Feasting on Asphalt Two has come to a close and with it another adventure in local food. While not as dramatic a finish as FOA1, the crew looked much less worse for wear this time. I'm sure the experiences gained on the first trip provided many of life's little lessons and they came more prepared; I didn't see many gravel roads this time :-)
FOA2 didn't provide as much of the cultrural diversity found in the first series, but there is plenty enough difference between making file powder in a bayou backyard to soaking lutefisk in Minnesota to make the trip worth while. The lack of variety really comes from the vast mid-section of the Mississippi, which is likely due to the way people migrated throught he country. New Orleans was an early port and has experienced many cultrual shifts and populatation influxes, such as the Acadians, which gives it more than one distinct flair and the large Scandanavian population adds its own taste to the northern regions. But then there is the heart of the Midwest. This wide, mostly flat expanse of land was populated mainly by pioneers from all along the east coast and also effected by the continuous transient population of many decades of folks heading West to find their fortune or start a new life.
I find an odd variety of this bland indifference where I live in Michigan. I can drive into the Metro Detroit area and find any variety of food imaginable within a few miles yet there is no defining culture that binds the people of this area. Living more out in the farm country I am lucky to have my local eateries, but there isn't anything on the menu that you couldn't get outside of this region. I had never given much thought to this until I spent some time living in Charleston, SC. It was the first time I really felt part of a larger group or community without having to belong to a certain ethnic group or racial type. Everybody is a Southerner in Charleston, but in Detroit it's every man for himself. A traveler, and likely many a Detroiter, would ever have guessed that the French settled this region; there is hardly a trace left and no lasting influence that I can see. Maybe it was all wiped out by the Industrial Revolution which repopulated Motown. I'll have to pay cloaser attention to local nuances when I visit the Upper Penninsula this Fall. Has the Cornish pastie remained a local food or is it all for tourism nowadays?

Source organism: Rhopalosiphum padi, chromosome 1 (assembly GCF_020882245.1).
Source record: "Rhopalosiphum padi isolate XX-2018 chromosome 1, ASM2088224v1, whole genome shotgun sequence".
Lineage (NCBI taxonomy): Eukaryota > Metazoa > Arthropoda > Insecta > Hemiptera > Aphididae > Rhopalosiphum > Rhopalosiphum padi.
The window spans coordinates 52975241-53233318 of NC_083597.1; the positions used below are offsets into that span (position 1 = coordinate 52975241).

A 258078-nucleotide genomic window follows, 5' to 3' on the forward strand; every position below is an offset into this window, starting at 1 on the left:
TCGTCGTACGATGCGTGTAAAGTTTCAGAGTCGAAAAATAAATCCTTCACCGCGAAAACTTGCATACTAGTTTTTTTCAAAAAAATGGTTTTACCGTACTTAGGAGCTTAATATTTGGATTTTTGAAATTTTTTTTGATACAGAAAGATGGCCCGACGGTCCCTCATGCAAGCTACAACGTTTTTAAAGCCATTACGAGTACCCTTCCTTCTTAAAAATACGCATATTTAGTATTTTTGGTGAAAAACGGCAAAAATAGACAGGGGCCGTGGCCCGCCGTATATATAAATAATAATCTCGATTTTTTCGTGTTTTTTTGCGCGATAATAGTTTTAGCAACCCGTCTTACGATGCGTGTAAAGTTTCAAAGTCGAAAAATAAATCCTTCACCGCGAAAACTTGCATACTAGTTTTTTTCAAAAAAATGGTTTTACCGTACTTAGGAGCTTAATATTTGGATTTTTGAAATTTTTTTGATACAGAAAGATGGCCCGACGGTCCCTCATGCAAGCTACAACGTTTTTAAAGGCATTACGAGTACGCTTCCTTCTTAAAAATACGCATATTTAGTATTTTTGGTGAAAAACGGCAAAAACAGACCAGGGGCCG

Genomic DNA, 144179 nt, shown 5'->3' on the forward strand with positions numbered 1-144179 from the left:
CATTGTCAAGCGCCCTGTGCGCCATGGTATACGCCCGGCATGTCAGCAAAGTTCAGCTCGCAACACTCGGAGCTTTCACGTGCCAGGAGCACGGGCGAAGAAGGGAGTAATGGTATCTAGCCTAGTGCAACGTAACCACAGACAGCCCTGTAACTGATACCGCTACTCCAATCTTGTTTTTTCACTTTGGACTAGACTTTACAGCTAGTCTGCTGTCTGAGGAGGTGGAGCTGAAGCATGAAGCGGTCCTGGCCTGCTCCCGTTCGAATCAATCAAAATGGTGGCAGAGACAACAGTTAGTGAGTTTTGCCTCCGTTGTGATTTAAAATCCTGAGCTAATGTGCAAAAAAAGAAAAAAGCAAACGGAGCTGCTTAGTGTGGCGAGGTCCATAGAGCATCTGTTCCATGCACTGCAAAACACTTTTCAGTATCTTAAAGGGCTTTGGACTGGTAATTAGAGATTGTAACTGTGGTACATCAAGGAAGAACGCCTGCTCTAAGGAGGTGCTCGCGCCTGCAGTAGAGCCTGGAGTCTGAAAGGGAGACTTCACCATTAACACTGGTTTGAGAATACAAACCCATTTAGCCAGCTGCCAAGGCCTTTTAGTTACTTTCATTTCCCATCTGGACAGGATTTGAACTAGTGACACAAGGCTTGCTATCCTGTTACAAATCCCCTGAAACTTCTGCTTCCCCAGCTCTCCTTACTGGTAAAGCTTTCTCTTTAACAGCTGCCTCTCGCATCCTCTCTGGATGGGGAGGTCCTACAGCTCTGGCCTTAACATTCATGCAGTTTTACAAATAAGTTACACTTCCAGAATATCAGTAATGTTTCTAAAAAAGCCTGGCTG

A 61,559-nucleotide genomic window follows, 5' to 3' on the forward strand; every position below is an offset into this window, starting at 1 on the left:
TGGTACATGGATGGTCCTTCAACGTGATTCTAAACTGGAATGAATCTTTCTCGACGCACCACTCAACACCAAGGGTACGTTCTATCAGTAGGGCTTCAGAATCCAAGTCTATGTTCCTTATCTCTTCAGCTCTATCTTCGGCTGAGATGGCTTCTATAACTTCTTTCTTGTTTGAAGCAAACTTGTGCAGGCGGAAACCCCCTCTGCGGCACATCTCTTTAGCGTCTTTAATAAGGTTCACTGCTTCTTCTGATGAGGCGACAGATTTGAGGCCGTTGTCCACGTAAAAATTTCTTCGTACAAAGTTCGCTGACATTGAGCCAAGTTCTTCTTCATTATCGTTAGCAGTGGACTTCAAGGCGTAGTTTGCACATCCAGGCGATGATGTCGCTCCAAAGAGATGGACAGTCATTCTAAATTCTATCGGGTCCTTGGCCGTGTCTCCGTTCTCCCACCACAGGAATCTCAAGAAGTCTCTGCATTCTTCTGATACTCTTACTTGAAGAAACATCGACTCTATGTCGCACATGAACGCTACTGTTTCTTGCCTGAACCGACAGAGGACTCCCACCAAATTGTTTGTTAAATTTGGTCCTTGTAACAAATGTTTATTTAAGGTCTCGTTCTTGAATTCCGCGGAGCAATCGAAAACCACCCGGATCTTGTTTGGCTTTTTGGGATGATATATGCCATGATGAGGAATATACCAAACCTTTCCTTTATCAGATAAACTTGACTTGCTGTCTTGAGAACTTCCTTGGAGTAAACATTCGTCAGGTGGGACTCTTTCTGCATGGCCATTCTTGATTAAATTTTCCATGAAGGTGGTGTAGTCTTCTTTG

Back on the topic of FOA. I received my copy of FOA season 1 last week and have really been enjoying every minute of the bonus features. You really get a sense of what Alton was thinking along the way and how worried he was that he had launched into this unplanned voayage of discovery to seek something that no longer existed. Luckily, he was wrong, at least to some extent and found much to love along the way. It will be interesting to watch the entire FOA2 series again after this behind the scenes look and I can't wait to get my hands on FOA2 when it is available with added material.
P.S. I was really excited about my free Viewmaster but felt so let down after discovering it only came with one disk!!!!!!! With so much great photography from the trip how lame! Oh well, it was free.